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Doc Bug #48937 Strict standards: Only variables should be passed by reference
Submitted: 2009-07-16 00:47 UTC Modified: 2009-07-17 22:58 UTC
From: software at whatsonyourbrain dot com Assigned:
Status: Closed Package: Documentation problem
PHP Version: 5.3.0 OS: Win XP SP3
Private report: No CVE-ID:
 [2009-07-16 00:47 UTC] software at whatsonyourbrain dot com
Description:
------------
Using PHP Strict Error Reporting, per Development-mode recommendation, I encounter a so-called "pass-by-reference" error, yet such a construct exists neither explicitly, nor apparently in my code. The Strict Standards Error occurs using the INI directive "error_reporting = E_ALL | E_STRICT". Extended error data shown below is as available through the Xdebug extension "php_xdebug-2.0.5-5.3-vc6.dll", the recommended version for Apache2, win32.

The cause of the error is the use of the internal PHP Programming Data Structures function, end() [ php.net/end ]. The function takes an array as a parameter. Although an ampersand is indicated in the prototype of "end()" in The Manual", there is no cautionary documentation following in the extended definition of that function, nor is there any apparent explanation that the parameter is in fact passed by reference. Perhaps this is /understood/. I did not understand, however, so it was difficult for me to detect the cause of the error.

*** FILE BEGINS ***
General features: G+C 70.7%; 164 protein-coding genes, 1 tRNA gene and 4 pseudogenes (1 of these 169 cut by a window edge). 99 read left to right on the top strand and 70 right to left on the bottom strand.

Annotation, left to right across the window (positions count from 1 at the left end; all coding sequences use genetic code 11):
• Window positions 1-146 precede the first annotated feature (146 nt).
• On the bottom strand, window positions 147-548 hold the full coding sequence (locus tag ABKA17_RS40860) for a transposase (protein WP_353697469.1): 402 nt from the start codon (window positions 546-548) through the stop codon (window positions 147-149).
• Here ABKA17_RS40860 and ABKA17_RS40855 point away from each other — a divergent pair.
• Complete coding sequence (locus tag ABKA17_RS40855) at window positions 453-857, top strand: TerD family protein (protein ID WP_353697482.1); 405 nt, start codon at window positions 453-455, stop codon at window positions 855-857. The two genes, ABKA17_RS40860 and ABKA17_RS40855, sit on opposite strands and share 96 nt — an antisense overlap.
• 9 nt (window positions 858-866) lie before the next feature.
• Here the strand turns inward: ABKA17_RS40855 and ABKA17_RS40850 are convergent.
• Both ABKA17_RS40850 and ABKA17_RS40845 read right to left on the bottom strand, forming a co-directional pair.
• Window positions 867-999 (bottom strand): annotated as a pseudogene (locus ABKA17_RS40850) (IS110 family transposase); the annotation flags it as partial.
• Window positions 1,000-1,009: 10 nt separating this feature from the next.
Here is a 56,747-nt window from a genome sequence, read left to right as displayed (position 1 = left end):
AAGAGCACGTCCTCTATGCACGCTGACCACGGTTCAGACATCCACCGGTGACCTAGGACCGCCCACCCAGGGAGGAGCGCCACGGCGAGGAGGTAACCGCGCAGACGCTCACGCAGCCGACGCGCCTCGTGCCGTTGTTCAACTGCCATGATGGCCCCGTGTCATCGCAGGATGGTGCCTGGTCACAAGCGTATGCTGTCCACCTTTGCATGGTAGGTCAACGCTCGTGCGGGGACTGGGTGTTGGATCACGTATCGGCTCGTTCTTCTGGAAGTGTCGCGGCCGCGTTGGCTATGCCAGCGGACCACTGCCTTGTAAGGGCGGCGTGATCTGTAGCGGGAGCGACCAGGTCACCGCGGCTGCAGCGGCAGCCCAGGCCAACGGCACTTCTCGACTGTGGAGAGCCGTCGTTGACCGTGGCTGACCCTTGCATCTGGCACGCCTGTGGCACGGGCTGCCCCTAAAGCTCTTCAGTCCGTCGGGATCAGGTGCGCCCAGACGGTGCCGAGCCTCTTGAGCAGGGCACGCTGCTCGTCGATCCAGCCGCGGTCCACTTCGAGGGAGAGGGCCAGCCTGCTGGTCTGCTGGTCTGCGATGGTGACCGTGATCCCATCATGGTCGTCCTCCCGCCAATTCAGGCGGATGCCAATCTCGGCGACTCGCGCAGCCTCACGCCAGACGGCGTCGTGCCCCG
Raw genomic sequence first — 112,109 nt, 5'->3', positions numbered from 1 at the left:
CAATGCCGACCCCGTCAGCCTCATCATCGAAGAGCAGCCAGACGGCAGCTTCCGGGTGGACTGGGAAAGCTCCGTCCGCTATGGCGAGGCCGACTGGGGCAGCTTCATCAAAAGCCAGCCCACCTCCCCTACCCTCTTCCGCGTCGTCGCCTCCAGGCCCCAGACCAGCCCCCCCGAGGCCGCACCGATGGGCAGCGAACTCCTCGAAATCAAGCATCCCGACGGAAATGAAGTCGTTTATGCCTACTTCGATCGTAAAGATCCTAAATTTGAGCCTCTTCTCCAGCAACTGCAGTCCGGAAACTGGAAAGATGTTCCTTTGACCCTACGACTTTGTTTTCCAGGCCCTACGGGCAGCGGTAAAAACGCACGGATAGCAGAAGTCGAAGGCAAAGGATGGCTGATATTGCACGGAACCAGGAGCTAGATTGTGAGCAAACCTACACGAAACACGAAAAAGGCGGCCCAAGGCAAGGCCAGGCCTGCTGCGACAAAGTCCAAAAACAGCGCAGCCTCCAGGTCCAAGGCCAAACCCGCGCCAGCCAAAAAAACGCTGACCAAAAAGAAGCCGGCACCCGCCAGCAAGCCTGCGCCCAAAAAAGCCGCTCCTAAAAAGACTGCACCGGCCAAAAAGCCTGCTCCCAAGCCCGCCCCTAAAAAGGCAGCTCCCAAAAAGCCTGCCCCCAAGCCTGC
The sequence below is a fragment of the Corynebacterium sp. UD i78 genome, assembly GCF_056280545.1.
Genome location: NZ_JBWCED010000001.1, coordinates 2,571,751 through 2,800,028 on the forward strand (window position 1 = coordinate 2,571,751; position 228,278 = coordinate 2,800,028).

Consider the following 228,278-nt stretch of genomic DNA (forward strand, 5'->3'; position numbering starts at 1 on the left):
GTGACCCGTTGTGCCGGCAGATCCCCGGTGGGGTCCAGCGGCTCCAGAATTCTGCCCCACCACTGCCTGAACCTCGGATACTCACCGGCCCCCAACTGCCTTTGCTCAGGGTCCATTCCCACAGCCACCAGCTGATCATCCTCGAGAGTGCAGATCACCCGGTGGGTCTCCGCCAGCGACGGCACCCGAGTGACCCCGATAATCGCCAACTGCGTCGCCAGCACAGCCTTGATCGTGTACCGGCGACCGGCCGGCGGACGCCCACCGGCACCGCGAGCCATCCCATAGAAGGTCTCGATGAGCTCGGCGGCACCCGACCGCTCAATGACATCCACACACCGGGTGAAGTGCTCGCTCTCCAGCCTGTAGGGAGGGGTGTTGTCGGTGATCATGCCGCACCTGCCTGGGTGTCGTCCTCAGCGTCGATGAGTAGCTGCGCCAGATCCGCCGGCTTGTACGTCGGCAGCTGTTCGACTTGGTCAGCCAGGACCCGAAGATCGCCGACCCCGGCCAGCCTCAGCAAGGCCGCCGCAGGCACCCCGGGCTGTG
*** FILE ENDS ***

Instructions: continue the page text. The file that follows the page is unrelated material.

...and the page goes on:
With the deprecation of call-time pass-by-reference, the pass-by-reference quality of the end() parameter should be indicated in the Manual (in bold-type) to warn programmers that an error WILL occur. 

Reproduce code:
---------------
/*
( ! ) Strict standards: Only variables should be passed by reference in C:\Apache2\htdocs\ww2\class\cwthumbs.class.php on line 15
Call Stack
#	Time	Memory	Function	Location
1	1.1758	371912	{main}( )	..\index.php:0
2	1.1776	449024	require( '..\dochead.inc.php' )	..\index.php:3
3	1.1965	564360	cwThumbs->getThumbs( $dir = 'css' )	..\dochead.inc.php:151 */
// END XDEBUG REPORT
// Line 15:
<?php 
//...
$itemsArray[]= end(explode('/',$item));
//...
?>



Expected result:
----------------
The contents of a container on the filesystem are passed to the function, "end()", as an array.

Actual result:
--------------
The contents of a container on the filesystem are passed to the function, "end()", as an array-- BY REFERENCE-- resulting in a Strict Standards Error, in "Development" mode*.

*"Development" mode: that which is described in php.ini as the recommended setting(s) for use in "Development", "Production", or etc.

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 [2009-07-16 00:56 UTC] rasmus@php.net
end() takes the array by reference since it tries to modify the array (by changing the array pointer) and because there is nowhere to store that change you end up with that error. If it only returned the last element, you wouldn't see this warning because it wouldn't need to be passed by reference.
 [2009-07-16 00:58 UTC] rasmus@php.net
I guess we can leave it open as a documentation problem instead.
 [2009-07-16 01:59 UTC] software at whatsonyourbrain dot com
please advise [@16 Jul 12:56am].

(i.e. what is the proper way of coding this procedure, or-- what is the proper way of coding this procedure to avoid error?)
 [2009-07-16 02:56 UTC] rasmus@php.net